Album: Molly Sarlé – Karaoke Angel review

by Paddy Kinsella

Griots hold an esteemed position in West African society. They are reservoirs of truth and maintain the histories of families and land. They tell and re-tell these stories to music, keeping the people within them alive, and enlisting pride in their relatives. If Molly Sarlé happened to be born in Senegal, Mali or the like, she would’ve assumed such a position with ease, such is her aptitude for storytelling and understanding of humanity in all its forms.

We talk of hunters and gatherers, and Sarlé is a gatherer of stories; her nomadic experience, living in a cliffside trailer in Big Sur, spending time in a monastery, and returning home to Durham, NC, all within the past three years, grants her access to a hodgepodge of human experience.

In a record that verges from strident, thrusting folk-rock to sparse, atmospheric vignettes, Sarlé mingles her own story with the humans she met along the way. Mike, who promises more than he can provide, Billy dancing, shirtless, in the living room and Kimberley, the ex-wife of a new flame, are just a sample of the flawed cast we meet.

The album’s opening line, ‘He’s got long skinny legs / And holes in his pants’ gives an insight into the level of detail Sarlé goes into when exhuming the sharpest edges of these characters. Sarlé though is not a heartless voyeur, rather Karaoke Angel is a shrine to compassion and empathy – giving people the time of day, and a shoulder to cry on. In her mind, we are Mike, we are Billy, we are Kimberley. On Twisted, the album’s missive, she sings: ‘Who says there’s anything wrong with being twisted?’ An admission that we are all struggling and in desperate need of each other to make it through.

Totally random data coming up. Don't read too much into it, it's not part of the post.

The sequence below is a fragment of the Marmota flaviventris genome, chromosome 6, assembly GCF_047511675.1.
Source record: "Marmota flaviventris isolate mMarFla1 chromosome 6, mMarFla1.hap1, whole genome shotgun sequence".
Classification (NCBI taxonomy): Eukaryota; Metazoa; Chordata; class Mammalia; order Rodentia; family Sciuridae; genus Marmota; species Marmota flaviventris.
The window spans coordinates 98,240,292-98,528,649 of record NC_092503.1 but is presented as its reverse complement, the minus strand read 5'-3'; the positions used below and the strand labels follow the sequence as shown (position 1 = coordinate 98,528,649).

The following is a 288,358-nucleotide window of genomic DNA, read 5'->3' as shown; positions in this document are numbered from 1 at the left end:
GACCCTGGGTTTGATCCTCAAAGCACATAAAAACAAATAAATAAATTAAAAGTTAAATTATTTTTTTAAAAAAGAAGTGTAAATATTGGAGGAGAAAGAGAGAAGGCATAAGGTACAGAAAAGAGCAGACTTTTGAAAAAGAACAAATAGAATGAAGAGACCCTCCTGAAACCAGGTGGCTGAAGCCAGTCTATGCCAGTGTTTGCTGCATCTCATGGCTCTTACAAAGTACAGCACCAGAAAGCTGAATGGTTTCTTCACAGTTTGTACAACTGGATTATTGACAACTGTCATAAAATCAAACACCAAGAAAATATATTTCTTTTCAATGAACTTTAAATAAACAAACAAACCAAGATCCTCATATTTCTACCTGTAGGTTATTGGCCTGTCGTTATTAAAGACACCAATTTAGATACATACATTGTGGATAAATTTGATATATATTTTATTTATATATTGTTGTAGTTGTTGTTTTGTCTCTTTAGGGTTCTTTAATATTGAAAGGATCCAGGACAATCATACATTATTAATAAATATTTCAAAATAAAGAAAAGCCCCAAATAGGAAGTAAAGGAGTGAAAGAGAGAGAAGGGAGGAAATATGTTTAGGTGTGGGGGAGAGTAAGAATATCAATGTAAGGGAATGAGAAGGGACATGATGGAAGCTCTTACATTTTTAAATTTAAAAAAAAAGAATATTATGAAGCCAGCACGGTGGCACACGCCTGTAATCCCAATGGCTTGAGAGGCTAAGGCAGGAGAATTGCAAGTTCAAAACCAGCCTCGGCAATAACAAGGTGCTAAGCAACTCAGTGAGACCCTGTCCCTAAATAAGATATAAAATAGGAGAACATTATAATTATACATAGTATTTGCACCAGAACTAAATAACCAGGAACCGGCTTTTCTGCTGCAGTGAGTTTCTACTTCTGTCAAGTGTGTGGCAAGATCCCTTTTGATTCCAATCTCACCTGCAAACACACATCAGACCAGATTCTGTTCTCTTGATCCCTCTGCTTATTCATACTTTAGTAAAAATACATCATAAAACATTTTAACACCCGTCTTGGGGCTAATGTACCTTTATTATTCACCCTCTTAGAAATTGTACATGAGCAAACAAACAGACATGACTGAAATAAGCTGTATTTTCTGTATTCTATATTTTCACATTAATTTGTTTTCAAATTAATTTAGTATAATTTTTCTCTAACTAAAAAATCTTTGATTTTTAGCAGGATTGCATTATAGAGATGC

Almost Free recalls the time Sarlé’s father told her he wanted to kill himself, ‘I need you here,’ she sings softly, desperately in reply. Suddenly is the realisation that you’re going through the motions in a relationship, and its demise is imminent. Sarlé, however, tells of this downfall in a street-poet style that Jarvis Cocker and Alex Turner would be proud of, ‘After giving you head / I get the fuck out of bed / Melt some butter in a pan / Throw some cheese between two pieces of bread.’

Sarlé’s singing voice is already known to many of us, with the harmonising role she takes up as one third of Mountain Man. Her true voice though, bared fully on this record, has remained hidden, and this is the debut showcase of possibly the most essential new voice of 2019. On the aforementioned Suddenly, she sings, ‘I’m changed.’ And by god, this new look suits her.

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